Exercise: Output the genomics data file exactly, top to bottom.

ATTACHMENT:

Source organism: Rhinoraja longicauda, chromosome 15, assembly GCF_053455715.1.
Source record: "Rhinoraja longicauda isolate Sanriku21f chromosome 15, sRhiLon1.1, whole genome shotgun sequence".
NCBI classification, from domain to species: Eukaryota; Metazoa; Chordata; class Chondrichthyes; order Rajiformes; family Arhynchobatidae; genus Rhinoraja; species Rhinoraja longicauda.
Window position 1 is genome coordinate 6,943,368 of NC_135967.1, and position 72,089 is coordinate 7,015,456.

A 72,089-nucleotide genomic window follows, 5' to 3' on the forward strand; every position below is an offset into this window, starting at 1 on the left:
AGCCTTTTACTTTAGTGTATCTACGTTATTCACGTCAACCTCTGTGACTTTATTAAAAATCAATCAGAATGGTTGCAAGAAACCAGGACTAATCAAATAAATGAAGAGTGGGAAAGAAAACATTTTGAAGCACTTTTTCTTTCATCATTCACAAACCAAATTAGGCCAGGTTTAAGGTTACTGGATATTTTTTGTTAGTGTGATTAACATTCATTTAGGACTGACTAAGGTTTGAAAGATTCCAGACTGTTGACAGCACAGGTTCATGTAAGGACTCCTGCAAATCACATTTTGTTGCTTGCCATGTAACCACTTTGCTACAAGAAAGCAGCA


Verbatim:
Source organism: Rhinoraja longicauda, chromosome 15, assembly GCF_053455715.1.
Source record: "Rhinoraja longicauda isolate Sanriku21f chromosome 15, sRhiLon1.1, whole genome shotgun sequence".
NCBI classification, from domain to species: Eukaryota; Metazoa; Chordata; class Chondrichthyes; order Rajiformes; family Arhynchobatidae; genus Rhinoraja; species Rhinoraja longicauda.
Window position 1 is genome coordinate 6,943,368 of NC_135967.1, and position 72,089 is coordinate 7,015,456.

A 72,089-nucleotide genomic window follows, 5' to 3' on the forward strand; every position below is an offset into this window, starting at 1 on the left:
AGCCTTTTACTTTAGTGTATCTACGTTATTCACGTCAACCTCTGTGACTTTATTAAAAATCAATCAGAATGGTTGCAAGAAACCAGGACTAATCAAATAAATGAAGAGTGGGAAAGAAAACATTTTGAAGCACTTTTTCTTTCATCATTCACAAACCAAATTAGGCCAGGTTTAAGGTTACTGGATATTTTTTGTTAGTGTGATTAACATTCATTTAGGACTGACTAAGGTTTGAAAGATTCCAGACTGTTGACAGCACAGGTTCATGTAAGGACTCCTGCAAATCACATTTTGTTGCTTGCCATGTAACCACTTTGCTACAAGAAAGCAGCA